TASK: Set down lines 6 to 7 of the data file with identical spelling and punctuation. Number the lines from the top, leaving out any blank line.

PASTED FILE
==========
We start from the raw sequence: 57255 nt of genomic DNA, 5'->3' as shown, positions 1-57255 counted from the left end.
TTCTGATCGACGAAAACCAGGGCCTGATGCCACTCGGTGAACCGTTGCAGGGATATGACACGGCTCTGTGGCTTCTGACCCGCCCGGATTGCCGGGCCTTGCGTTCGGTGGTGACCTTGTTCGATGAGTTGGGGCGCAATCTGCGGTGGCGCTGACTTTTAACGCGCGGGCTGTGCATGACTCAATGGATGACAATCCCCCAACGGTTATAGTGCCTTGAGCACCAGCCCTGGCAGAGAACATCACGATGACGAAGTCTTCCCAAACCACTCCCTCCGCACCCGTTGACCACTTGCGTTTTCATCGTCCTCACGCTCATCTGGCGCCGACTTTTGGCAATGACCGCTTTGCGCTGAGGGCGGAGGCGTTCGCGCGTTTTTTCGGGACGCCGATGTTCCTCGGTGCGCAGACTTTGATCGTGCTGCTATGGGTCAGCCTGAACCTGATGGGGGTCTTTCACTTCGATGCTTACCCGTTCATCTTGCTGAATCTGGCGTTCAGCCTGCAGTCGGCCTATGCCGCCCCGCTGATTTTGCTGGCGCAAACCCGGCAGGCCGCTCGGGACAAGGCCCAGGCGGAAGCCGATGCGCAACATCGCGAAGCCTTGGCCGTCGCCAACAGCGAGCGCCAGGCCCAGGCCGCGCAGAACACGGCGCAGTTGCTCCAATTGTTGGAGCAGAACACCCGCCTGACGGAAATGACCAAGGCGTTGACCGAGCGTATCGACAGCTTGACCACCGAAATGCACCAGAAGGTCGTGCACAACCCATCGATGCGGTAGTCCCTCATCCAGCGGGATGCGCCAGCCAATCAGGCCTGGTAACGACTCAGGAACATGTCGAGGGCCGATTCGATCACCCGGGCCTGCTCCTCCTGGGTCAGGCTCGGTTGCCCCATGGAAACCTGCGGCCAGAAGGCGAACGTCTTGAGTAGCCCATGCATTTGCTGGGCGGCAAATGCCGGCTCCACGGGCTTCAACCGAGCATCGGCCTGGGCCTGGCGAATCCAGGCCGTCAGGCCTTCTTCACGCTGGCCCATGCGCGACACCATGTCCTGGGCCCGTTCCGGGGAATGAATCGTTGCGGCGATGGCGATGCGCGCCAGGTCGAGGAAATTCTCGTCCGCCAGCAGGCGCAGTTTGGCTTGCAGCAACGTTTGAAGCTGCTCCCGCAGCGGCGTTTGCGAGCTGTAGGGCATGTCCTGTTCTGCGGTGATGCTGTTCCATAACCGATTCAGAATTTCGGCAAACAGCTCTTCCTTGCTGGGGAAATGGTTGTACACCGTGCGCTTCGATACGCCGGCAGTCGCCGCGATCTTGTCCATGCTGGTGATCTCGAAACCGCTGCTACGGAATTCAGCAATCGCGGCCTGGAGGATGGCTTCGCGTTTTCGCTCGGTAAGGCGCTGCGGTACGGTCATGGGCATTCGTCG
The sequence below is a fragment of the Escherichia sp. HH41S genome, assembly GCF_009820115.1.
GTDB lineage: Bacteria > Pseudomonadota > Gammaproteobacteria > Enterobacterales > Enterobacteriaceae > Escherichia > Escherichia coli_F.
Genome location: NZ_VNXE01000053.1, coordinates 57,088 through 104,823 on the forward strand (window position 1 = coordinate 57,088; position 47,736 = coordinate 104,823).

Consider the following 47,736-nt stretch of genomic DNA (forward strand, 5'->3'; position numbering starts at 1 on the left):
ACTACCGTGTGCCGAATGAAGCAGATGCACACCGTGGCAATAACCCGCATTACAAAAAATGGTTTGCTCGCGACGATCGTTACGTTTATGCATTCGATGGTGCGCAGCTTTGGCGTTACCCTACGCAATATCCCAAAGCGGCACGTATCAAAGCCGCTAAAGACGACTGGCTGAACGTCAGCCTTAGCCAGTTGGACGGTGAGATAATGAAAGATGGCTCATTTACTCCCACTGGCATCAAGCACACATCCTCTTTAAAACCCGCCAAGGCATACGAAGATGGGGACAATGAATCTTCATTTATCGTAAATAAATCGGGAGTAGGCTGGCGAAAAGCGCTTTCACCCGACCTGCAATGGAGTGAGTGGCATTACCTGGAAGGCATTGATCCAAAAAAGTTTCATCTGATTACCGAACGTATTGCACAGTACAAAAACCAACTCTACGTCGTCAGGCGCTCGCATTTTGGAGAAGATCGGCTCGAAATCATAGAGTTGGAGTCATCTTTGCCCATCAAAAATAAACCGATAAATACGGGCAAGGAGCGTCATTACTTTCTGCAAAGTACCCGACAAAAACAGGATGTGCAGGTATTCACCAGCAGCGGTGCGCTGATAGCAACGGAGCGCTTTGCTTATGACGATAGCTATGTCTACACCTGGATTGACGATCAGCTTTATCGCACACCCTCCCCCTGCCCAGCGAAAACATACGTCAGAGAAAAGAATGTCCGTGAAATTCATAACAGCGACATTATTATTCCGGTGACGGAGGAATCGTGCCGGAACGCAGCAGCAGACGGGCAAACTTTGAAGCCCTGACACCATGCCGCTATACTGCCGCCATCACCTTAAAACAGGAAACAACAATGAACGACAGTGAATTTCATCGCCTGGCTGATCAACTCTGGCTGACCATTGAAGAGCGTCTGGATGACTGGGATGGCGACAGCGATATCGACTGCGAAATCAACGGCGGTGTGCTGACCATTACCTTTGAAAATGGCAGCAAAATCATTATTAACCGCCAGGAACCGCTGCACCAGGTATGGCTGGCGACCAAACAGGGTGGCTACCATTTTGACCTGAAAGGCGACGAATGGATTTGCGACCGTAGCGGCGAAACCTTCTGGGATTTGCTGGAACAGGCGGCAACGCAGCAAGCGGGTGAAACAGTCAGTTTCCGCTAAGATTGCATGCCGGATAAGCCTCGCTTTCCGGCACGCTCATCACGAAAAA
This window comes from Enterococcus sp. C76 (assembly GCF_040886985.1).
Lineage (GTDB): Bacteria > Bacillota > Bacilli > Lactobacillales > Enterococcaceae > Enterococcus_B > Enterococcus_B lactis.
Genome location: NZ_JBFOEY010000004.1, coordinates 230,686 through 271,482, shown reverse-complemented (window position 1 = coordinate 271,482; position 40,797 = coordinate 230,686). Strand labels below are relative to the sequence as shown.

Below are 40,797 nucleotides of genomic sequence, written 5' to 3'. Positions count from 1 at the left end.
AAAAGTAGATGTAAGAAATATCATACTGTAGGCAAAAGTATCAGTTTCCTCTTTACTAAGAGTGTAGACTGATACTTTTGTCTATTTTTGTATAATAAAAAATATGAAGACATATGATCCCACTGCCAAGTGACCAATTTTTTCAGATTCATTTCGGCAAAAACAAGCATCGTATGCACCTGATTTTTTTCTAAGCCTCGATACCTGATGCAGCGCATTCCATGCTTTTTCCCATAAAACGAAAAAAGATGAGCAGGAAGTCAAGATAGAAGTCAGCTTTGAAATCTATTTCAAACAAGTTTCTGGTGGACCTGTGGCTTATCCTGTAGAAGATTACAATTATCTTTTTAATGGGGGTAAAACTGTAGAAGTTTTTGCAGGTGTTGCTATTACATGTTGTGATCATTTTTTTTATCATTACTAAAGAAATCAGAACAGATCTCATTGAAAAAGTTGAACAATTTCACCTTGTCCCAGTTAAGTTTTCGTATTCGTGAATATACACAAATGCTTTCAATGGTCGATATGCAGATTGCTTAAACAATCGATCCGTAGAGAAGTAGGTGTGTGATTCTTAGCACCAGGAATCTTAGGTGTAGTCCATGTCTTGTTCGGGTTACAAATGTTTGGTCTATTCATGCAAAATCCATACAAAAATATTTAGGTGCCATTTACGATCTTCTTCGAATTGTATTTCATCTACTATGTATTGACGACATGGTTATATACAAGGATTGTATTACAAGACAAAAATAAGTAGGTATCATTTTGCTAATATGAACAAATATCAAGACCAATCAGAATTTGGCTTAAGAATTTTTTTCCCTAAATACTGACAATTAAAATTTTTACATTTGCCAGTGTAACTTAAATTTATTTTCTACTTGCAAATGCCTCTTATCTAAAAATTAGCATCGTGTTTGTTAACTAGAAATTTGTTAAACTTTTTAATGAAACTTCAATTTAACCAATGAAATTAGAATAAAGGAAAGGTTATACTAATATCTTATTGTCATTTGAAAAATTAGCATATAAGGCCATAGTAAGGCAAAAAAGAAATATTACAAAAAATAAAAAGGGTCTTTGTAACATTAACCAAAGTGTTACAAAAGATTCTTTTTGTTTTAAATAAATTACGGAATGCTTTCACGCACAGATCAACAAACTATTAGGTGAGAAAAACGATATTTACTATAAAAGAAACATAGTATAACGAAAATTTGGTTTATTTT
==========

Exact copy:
Consider the following 47,736-nt stretch of genomic DNA (forward strand, 5'->3'; position numbering starts at 1 on the left):
ACTACCGTGTGCCGAATGAAGCAGATGCACACCGTGGCAATAACCCGCATTACAAAAAATGGTTTGCTCGCGACGATCGTTACGTTTATGCATTCGATGGTGCGCAGCTTTGGCGTTACCCTACGCAATATCCCAAAGCGGCACGTATCAAAGCCGCTAAAGACGACTGGCTGAACGTCAGCCTTAGCCAGTTGGACGGTGAGATAATGAAAGATGGCTCATTTACTCCCACTGGCATCAAGCACACATCCTCTTTAAAACCCGCCAAGGCATACGAAGATGGGGACAATGAATCTTCATTTATCGTAAATAAATCGGGAGTAGGCTGGCGAAAAGCGCTTTCACCCGACCTGCAATGGAGTGAGTGGCATTACCTGGAAGGCATTGATCCAAAAAAGTTTCATCTGATTACCGAACGTATTGCACAGTACAAAAACCAACTCTACGTCGTCAGGCGCTCGCATTTTGGAGAAGATCGGCTCGAAATCATAGAGTTGGAGTCATCTTTGCCCATCAAAAATAAACCGATAAATACGGGCAAGGAGCGTCATTACTTTCTGCAAAGTACCCGACAAAAACAGGATGTGCAGGTATTCACCAGCAGCGGTGCGCTGATAGCAACGGAGCGCTTTGCTTATGACGATAGCTATGTCTACACCTGGATTGACGATCAGCTTTATCGCACACCCTCCCCCTGCCCAGCGAAAACATACGTCAGAGAAAAGAATGTCCGTGAAATTCATAACAGCGACATTATTATTCCGGTGACGGAGGAATCGTGCCGGAACGCAGCAGCAGACGGGCAAACTTTGAAGCCCTGACACCATGCCGCTATACTGCCGCCATCACCTTAAAACAGGAAACAACAATGAACGACAGTGAATTTCATCGCCTGGCTGATCAACTCTGGCTGACCATTGAAGAGCGTCTGGATGACTGGGATGGCGACAGCGATATCGACTGCGAAATCAACGGCGGTGTGCTGACCATTACCTTTGAAAATGGCAGCAAAATCATTATTAACCGCCAGGAACCGCTGCACCAGGTATGGCTGGCGACCAAACAGGGTGGCTACCATTTTGACCTGAAAGGCGACGAATGGATTTGCGACCGTAGCGGCGAAACCTTCTGGGATTTGCTGGAACAGGCGGCAACGCAGCAAGCGGGTGAAACAGTCAGTTTCCGCTAAGATTGCATGCCGGATAAGCCTCGCTTTCCGGCACGCTCATCACGAAAAA